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Canada publishes third and announces fourth round of sanctions for Russia, with new sanctions expected imminently for Belarus

As the military action in Ukraine intensifies, Canada continues to impose pressure upon Russia by way of, among other things, economic sanctions.

As described in detail in our client alert of February 28, 2022, Canada published its first two rounds of sanctions applicable to each of Russia and Ukraine on February 24, 2022 and announced a third round of sanctions for Russia on February 25, 2022, which Prime Minister Justin Trudeau indicated would target Russian President Vladimir Putin, his former chief of staff Sergei Ivanov, and Russian Foreign Minister Sergei Lavrov. Canada also announced additional sanctions for Belarus, targeting 57 individuals, for aiding Russia’s invasion of Ukraine.[1]

On March 1, 2022, Canada published two further amendments to the Special Economic Measures (Russia) Regulations (the “Russia Regulations”),[2] and on March 2, 2022, announced its fourth round of sanctions for Russia, focusing on the Russian energy sector.[3]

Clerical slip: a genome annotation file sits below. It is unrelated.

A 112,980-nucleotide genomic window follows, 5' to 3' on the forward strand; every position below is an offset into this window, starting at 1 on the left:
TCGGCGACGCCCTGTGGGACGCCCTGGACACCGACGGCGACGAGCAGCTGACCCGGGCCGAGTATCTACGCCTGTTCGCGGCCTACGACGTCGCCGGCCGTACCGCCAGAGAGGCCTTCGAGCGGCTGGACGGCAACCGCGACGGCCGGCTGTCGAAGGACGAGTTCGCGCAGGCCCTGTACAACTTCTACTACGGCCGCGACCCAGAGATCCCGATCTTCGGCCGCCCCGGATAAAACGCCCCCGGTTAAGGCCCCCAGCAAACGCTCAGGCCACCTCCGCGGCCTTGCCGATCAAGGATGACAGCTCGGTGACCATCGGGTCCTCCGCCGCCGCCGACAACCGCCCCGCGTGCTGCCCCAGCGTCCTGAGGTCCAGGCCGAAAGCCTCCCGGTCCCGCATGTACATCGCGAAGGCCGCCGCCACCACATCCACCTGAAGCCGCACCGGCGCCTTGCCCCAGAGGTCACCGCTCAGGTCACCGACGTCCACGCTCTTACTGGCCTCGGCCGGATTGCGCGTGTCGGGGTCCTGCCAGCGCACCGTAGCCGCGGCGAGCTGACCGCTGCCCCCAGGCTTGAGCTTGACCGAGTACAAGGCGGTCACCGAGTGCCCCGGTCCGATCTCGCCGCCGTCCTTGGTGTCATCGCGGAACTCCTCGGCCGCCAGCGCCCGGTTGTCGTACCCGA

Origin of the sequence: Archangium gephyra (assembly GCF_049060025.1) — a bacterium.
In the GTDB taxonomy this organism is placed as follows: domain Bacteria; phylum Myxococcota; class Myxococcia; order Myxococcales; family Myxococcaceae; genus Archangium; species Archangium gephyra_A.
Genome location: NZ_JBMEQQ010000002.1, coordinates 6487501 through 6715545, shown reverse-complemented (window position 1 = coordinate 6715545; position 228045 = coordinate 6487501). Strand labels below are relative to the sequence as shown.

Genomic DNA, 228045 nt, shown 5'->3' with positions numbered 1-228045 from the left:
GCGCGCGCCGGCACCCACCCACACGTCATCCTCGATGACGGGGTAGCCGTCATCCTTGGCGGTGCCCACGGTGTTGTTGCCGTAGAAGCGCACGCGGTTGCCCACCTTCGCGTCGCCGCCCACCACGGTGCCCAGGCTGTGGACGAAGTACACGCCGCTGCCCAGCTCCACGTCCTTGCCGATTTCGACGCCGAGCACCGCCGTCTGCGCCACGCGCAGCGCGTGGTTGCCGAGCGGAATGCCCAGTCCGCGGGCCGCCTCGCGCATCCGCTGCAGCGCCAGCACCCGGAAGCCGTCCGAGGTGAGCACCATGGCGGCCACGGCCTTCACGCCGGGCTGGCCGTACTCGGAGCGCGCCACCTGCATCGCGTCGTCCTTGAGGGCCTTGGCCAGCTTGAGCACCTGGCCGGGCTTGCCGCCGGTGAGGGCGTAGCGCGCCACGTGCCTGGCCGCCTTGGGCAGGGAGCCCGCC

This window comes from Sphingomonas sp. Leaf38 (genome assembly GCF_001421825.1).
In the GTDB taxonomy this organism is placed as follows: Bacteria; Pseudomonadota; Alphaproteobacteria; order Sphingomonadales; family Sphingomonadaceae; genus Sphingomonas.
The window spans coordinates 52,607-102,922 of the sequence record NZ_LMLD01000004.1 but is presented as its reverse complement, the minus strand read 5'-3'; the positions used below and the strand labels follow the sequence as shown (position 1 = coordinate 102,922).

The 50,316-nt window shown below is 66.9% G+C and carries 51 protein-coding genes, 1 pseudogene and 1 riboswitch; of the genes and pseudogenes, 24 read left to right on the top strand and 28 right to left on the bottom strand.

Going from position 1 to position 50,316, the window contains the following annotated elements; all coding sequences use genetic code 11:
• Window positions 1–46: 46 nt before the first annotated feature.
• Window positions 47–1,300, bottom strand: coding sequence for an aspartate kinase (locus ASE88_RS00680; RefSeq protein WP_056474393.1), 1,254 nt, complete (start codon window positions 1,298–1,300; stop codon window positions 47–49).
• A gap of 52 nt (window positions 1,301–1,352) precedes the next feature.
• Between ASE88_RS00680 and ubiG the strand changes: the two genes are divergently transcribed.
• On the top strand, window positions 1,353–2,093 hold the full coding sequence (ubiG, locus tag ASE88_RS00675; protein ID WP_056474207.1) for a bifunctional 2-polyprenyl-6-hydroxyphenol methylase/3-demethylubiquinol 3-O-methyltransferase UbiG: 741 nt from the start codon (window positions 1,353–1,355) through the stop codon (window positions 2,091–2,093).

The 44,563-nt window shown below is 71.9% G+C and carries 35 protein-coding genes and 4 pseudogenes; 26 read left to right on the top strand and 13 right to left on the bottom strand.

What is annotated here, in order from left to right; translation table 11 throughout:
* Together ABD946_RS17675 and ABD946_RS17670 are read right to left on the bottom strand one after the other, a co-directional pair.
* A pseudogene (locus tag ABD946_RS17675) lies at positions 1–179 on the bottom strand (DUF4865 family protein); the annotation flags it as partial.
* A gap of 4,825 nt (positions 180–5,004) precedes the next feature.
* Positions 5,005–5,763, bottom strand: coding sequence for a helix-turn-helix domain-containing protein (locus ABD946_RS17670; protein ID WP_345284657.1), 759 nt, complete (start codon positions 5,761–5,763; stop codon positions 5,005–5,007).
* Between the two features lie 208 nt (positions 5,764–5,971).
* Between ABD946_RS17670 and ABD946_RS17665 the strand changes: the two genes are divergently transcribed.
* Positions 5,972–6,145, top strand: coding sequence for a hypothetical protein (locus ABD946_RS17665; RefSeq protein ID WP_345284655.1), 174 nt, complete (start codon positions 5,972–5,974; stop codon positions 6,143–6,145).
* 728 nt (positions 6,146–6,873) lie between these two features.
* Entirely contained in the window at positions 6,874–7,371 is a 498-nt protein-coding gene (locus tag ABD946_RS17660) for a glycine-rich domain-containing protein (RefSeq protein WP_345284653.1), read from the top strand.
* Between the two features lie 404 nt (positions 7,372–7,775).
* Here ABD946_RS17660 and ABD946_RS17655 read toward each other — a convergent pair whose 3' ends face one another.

The amendments for Belarus, announced on February 25, 2022, remain forthcoming.

New Russian sanctions target 18 members of Russia’s Security Council, including President Putin

In an amendment effective February 28, 2022,[4] Canada added an additional 18 individuals to Schedule 1 of the Russia Regulations, to which listed persons the general dealings prohibitions apply. This bring the total number of listed persons in Schedule 1 of the Russia Regulations to 520 — up from 130 (or 300%) before the two February 24, 2022 amendments were published (see our February 28, 2022 client alert for specifics on those amendments).

According to the Canadian government’s website, these individuals are “members of the Security Council of the Russian Federation responsible for these actions, including President Vladimir Putin, Foreign Minister Sergei Lavrov, Minister of Defence Sergei Shoigu, Minister of Justice Konstantin Chuychenko, and Finance Minister Anton Siluanov”.[5]